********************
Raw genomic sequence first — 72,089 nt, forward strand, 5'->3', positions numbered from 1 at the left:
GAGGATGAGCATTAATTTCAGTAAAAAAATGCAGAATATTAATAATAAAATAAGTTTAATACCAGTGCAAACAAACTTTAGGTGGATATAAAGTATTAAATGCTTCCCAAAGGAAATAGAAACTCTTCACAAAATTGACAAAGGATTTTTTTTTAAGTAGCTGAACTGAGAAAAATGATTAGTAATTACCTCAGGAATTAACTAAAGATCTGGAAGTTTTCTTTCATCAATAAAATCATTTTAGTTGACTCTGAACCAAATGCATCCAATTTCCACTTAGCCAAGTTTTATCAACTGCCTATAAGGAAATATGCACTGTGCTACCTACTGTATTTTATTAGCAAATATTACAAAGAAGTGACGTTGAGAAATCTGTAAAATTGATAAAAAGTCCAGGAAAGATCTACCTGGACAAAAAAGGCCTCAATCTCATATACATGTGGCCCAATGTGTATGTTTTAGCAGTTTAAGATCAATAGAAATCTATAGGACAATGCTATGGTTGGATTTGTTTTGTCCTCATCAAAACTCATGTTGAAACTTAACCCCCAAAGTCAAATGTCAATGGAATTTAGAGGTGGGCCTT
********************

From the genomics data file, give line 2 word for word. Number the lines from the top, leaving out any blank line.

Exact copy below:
GAGGATGAGCATTAATTTCAGTAAAAAAATGCAGAATATTAATAATAAAATAAGTTTAATACCAGTGCAAACAAACTTTAGGTGGATATAAAGTATTAAATGCTTCCCAAAGGAAATAGAAACTCTTCACAAAATTGACAAAGGATTTTTTTTTAAGTAGCTGAACTGAGAAAAATGATTAGTAATTACCTCAGGAATTAACTAAAGATCTGGAAGTTTTCTTTCATCAATAAAATCATTTTAGTTGACTCTGAACCAAATGCATCCAATTTCCACTTAGCCAAGTTTTATCAACTGCCTATAAGGAAATATGCACTGTGCTACCTACTGTATTTTATTAGCAAATATTACAAAGAAGTGACGTTGAGAAATCTGTAAAATTGATAAAAAGTCCAGGAAAGATCTACCTGGACAAAAAAGGCCTCAATCTCATATACATGTGGCCCAATGTGTATGTTTTAGCAGTTTAAGATCAATAGAAATCTATAGGACAATGCTATGGTTGGATTTGTTTTGTCCTCATCAAAACTCATGTTGAAACTTAACCCCCAAAGTCAAATGTCAATGGAATTTAGAGGTGGGCCTT